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NGC 6822 "Barnard's Galaxy." Credit: Julie and Jessica Garcia/Adam Block/NOAO/AURA/NSF.


Scraps of Cosmic Electricity
May 18, 2010

Lab discharges throw off wisps of plasma. So too do intergalactic discharges.

Barnard’s Galaxy is a loose assemblage of a few million stars. (In contrast, the Milky Way is estimated to have several hundred billion.) Because of its shapelessness and small size, it’s classified as an irregular dwarf, one of several dwarf galaxies in the Local Group, a cluster that includes the Milky Way. It lies beyond the center of the Milky Way from us, about as far away as its more famous big sister—or perhaps its mother—M31, the Andromeda Galaxy.

The origin and evolution of dwarf galaxies are not well understood by conventional theory. Speculations attribute them to “close encounters with or ‘digestion’ by other galaxies.” Gradually over millions of years, the feeble caress of gravity is alleged to disturb clouds of gas. The gas collapses into stars, the pressure triggers nuclear fusion, and the stars burn themselves into explosions that send off “ripples of heated matter.” The results are the “regions of rich star formation and curious nebulae” that dot the image.

In the Electric Universe model, Barnard’s Galaxy is understood in the context of intergalactic plasma discharges—a cluster-sized lightning bolt—from M31. The pinch effect of the current pulls in material from the intergalactic medium as well as “jetting” material from galactic cores. It confines and condenses this material into the hydrogen clouds, dwarf galaxies, and high-redshift quasars scattered along a line from the spin axis of M31 toward the Milky Way. (See the “mother” link above.)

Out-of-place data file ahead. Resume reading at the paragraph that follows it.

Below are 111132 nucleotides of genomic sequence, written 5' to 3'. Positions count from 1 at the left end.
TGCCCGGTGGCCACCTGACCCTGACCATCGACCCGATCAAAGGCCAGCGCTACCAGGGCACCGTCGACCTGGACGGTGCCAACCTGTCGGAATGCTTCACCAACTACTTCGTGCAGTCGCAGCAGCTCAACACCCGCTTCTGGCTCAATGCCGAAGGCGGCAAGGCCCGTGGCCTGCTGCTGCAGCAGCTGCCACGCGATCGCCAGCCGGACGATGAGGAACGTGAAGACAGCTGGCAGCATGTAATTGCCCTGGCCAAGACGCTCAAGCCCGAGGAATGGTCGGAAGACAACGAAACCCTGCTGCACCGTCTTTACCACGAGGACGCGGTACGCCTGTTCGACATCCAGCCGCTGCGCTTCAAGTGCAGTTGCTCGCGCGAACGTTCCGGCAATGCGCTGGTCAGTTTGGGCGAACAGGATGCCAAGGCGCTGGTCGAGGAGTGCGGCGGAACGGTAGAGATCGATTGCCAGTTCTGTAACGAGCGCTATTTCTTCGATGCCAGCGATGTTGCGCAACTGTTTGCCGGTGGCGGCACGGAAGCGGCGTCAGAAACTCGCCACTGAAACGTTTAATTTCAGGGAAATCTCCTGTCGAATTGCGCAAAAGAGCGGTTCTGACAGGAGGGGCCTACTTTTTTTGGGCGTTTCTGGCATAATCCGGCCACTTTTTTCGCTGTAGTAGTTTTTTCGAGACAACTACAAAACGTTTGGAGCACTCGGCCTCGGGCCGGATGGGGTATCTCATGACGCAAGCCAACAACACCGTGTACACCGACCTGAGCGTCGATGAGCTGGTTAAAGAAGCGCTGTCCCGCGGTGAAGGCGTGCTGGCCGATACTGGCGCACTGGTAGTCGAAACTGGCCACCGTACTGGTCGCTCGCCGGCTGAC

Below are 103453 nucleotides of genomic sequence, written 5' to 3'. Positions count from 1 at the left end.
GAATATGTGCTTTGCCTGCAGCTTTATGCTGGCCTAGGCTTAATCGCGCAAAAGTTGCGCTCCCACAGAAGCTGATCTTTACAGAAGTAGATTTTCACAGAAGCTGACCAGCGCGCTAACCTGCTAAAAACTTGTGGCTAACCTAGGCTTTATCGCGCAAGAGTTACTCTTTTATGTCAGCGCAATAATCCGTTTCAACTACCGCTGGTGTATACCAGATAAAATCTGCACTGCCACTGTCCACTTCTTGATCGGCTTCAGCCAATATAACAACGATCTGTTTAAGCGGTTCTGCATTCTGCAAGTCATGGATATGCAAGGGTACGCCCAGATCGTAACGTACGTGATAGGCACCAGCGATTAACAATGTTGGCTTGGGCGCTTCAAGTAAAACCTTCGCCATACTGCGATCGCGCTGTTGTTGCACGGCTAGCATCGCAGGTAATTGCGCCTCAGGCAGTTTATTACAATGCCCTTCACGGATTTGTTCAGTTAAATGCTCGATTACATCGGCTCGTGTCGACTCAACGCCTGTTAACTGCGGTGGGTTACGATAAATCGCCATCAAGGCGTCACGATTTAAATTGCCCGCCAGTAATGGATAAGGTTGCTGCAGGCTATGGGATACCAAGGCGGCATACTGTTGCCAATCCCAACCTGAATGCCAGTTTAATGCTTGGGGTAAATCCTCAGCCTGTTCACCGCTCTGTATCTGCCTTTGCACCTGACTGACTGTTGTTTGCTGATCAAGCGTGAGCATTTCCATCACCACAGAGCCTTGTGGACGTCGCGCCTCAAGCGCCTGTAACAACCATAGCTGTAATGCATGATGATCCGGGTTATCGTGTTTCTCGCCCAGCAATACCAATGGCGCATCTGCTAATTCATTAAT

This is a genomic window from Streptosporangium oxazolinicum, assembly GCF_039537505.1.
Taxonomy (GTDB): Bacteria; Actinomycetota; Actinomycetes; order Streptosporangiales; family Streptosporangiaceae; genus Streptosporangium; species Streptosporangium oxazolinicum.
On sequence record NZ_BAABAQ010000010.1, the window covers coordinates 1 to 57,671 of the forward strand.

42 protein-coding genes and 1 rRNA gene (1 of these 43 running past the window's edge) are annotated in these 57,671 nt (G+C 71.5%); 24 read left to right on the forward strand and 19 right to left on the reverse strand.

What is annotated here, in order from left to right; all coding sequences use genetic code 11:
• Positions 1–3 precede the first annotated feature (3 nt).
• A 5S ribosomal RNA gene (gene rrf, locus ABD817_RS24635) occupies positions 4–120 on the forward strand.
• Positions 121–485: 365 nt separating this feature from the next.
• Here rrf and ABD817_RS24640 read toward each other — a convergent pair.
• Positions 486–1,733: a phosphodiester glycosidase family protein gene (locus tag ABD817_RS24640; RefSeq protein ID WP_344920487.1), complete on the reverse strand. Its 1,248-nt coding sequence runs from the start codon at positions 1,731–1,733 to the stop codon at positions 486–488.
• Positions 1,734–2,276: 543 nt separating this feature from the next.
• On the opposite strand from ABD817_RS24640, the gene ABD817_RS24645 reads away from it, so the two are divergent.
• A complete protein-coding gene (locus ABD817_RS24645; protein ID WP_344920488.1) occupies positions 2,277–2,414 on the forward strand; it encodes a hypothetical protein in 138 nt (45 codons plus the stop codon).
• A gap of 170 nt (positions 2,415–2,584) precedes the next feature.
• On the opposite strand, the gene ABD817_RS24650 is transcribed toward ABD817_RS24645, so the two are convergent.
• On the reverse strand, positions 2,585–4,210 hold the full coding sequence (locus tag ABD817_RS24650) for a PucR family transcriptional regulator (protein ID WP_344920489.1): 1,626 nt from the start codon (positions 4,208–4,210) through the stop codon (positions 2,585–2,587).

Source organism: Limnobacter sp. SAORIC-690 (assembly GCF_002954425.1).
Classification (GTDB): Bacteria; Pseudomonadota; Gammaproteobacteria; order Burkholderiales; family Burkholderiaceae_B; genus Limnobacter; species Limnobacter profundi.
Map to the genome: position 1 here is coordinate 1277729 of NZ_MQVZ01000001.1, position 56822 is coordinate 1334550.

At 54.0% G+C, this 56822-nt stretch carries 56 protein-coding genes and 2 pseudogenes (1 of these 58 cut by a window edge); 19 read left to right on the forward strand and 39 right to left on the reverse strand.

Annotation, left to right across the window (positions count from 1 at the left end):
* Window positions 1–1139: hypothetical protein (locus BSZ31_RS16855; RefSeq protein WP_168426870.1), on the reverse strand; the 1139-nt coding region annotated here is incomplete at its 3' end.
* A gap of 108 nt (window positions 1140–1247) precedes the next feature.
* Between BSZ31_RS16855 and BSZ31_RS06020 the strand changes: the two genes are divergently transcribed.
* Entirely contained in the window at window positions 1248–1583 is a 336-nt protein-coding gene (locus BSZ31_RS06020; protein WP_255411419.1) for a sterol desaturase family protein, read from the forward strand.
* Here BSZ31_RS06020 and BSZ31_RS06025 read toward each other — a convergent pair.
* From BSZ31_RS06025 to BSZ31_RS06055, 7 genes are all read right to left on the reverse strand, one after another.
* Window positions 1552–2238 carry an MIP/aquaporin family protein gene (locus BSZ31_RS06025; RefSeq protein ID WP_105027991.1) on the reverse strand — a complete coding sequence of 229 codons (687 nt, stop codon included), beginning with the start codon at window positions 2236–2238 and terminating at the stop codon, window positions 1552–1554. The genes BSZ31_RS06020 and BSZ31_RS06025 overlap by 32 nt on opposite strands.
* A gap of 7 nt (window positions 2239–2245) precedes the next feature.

As we know from lab experiments, such discharges are messy. They twist around and throw off wisps of plasma. Those heteromacs tend to reproduce at smaller scale the same evolution of instabilities that are seen in the larger-scale channel. At the galactic scale, those wisps would be the irregular dwarf galaxies around the periphery of the primary discharge channel.

They move in response to the electromagnetic forces generated by the discharge, which can be many orders of magnitude greater than gravitational forces. In consequence, the velocities of the galactic wisps may be quite different from what would be expected—or explainable—from gravity. Keeping gravity as the only operative force requires the invention of large amounts of unseen “dark matter” to make up the difference.

These discharges have high voltage differentials, not only along the primary current channel but also within the many induced secondary and tertiary channels along which stars form. The differentials accelerate charged particles just as a particle accelerator does in a lab. In regions of increased density where collisions are apt to occur, such as at the surfaces of stars, nuclear fusion occurs and heavier elements build up. The species and amounts will vary with such factors as the power of the current, so the stars in each wisp may have a different composition. This has been observed to the puzzlement of conventional theorists.

Although the Electric Universe model is conceptually more accurate at explaining and predicting observations, it is not as well suited to mathematical elaboration as conventional theories. Electrical parameters and such things as double layers often require in situ measurements to quantify them. The Electric Universe theorist must be comfortable with open questions and with the humility of “I don’t know.”

Electrical explanations may not engender Emperors of Astronomy to promulgate mathematically precise Ultimate Answers, but neither will the theorists be embarrassed by having the nakedness of obsolete and bankrupt theories disclosed.

Mel Acheson



"The Cosmic Thunderbolt"

YouTube video, first glimpses of Episode Two in the "Symbols of an Alien Sky" series.


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